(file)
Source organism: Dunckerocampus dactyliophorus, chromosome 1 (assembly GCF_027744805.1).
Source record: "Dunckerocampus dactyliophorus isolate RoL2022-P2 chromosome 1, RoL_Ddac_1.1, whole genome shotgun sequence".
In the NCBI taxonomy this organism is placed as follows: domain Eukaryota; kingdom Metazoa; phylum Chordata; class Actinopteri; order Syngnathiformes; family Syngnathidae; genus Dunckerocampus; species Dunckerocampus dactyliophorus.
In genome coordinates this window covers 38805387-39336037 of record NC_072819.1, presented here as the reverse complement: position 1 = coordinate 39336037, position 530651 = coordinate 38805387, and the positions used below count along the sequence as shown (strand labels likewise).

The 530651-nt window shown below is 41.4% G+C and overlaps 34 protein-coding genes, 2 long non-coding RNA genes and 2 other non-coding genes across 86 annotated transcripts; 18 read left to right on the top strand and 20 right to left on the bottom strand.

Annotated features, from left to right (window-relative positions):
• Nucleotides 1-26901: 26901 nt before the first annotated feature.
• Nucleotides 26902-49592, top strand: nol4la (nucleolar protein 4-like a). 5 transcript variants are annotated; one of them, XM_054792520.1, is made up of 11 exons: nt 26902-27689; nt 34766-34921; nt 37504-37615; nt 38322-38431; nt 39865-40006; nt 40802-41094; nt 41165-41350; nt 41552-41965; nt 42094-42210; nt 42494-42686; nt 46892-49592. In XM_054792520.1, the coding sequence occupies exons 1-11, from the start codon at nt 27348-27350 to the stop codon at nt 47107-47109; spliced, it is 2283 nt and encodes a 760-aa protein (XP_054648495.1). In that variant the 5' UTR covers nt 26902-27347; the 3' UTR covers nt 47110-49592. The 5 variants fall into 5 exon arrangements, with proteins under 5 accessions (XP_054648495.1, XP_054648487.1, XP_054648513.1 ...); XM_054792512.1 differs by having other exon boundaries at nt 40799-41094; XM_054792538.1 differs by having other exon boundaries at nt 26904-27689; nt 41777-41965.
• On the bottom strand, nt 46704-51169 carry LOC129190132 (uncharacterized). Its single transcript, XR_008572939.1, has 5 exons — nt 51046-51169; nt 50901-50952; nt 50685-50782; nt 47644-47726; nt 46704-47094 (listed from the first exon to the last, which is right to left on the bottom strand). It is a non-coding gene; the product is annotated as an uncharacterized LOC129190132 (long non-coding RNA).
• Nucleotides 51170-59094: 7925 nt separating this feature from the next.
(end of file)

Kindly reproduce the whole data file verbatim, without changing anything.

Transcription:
Source organism: Dunckerocampus dactyliophorus, chromosome 1 (assembly GCF_027744805.1).
Source record: "Dunckerocampus dactyliophorus isolate RoL2022-P2 chromosome 1, RoL_Ddac_1.1, whole genome shotgun sequence".
In the NCBI taxonomy this organism is placed as follows: domain Eukaryota; kingdom Metazoa; phylum Chordata; class Actinopteri; order Syngnathiformes; family Syngnathidae; genus Dunckerocampus; species Dunckerocampus dactyliophorus.
In genome coordinates this window covers 38805387-39336037 of record NC_072819.1, presented here as the reverse complement: position 1 = coordinate 39336037, position 530651 = coordinate 38805387, and the positions used below count along the sequence as shown (strand labels likewise).

The 530651-nt window shown below is 41.4% G+C and overlaps 34 protein-coding genes, 2 long non-coding RNA genes and 2 other non-coding genes across 86 annotated transcripts; 18 read left to right on the top strand and 20 right to left on the bottom strand.

Annotated features, from left to right (window-relative positions):
• Nucleotides 1-26901: 26901 nt before the first annotated feature.
• Nucleotides 26902-49592, top strand: nol4la (nucleolar protein 4-like a). 5 transcript variants are annotated; one of them, XM_054792520.1, is made up of 11 exons: nt 26902-27689; nt 34766-34921; nt 37504-37615; nt 38322-38431; nt 39865-40006; nt 40802-41094; nt 41165-41350; nt 41552-41965; nt 42094-42210; nt 42494-42686; nt 46892-49592. In XM_054792520.1, the coding sequence occupies exons 1-11, from the start codon at nt 27348-27350 to the stop codon at nt 47107-47109; spliced, it is 2283 nt and encodes a 760-aa protein (XP_054648495.1). In that variant the 5' UTR covers nt 26902-27347; the 3' UTR covers nt 47110-49592. The 5 variants fall into 5 exon arrangements, with proteins under 5 accessions (XP_054648495.1, XP_054648487.1, XP_054648513.1 ...); XM_054792512.1 differs by having other exon boundaries at nt 40799-41094; XM_054792538.1 differs by having other exon boundaries at nt 26904-27689; nt 41777-41965.
• On the bottom strand, nt 46704-51169 carry LOC129190132 (uncharacterized). Its single transcript, XR_008572939.1, has 5 exons — nt 51046-51169; nt 50901-50952; nt 50685-50782; nt 47644-47726; nt 46704-47094 (listed from the first exon to the last, which is right to left on the bottom strand). It is a non-coding gene; the product is annotated as an uncharacterized LOC129190132 (long non-coding RNA).
• Nucleotides 51170-59094: 7925 nt separating this feature from the next.